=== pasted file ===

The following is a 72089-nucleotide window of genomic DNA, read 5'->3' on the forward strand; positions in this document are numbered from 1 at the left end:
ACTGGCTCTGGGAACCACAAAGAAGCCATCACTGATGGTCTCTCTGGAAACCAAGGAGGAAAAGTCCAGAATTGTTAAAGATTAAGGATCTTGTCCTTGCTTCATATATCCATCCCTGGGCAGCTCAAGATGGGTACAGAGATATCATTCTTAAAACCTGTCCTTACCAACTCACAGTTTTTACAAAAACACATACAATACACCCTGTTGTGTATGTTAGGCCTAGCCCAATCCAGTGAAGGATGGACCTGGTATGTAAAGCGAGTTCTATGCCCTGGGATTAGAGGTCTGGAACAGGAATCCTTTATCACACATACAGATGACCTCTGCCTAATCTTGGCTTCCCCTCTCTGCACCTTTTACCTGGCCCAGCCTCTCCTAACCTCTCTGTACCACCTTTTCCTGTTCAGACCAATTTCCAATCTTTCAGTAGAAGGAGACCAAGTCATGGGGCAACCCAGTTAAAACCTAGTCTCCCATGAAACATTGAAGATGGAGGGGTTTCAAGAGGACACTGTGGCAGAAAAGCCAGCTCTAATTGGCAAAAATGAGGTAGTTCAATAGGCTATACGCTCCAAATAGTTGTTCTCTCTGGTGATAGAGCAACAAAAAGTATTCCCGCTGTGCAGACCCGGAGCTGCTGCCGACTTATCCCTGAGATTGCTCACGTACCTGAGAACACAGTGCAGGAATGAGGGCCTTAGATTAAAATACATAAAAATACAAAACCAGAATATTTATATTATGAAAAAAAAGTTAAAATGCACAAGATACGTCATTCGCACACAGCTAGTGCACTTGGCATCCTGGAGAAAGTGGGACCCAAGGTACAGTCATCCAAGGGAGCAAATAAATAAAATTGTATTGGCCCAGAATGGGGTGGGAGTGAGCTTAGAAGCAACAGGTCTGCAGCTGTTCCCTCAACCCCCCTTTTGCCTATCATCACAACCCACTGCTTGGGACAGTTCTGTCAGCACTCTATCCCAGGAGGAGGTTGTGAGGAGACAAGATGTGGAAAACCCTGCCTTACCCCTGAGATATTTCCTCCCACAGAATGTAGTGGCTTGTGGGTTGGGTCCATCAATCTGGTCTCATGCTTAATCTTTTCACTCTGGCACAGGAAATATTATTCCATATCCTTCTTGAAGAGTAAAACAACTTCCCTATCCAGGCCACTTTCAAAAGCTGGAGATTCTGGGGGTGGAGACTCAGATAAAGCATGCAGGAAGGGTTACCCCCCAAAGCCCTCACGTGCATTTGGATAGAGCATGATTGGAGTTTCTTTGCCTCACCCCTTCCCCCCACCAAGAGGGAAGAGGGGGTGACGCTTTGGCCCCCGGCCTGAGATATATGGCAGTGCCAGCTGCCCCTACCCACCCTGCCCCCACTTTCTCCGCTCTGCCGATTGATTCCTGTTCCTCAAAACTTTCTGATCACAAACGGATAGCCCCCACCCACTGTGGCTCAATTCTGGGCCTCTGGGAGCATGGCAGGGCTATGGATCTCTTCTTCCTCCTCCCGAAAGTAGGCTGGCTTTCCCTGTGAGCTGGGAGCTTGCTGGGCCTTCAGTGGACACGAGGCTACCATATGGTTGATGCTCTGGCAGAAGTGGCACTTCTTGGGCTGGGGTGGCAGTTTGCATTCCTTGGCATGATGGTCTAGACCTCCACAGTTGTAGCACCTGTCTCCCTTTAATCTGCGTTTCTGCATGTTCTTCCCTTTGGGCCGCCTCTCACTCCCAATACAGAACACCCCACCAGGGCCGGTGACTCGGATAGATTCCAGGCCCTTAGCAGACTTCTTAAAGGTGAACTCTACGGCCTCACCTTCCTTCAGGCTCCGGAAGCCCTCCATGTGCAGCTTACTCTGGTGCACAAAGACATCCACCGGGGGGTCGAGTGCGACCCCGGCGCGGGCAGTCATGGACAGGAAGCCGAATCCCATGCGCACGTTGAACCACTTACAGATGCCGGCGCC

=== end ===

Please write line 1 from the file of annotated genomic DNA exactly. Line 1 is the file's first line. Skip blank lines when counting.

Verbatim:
The following is a 72089-nucleotide window of genomic DNA, read 5'->3' on the forward strand; positions in this document are numbered from 1 at the left end: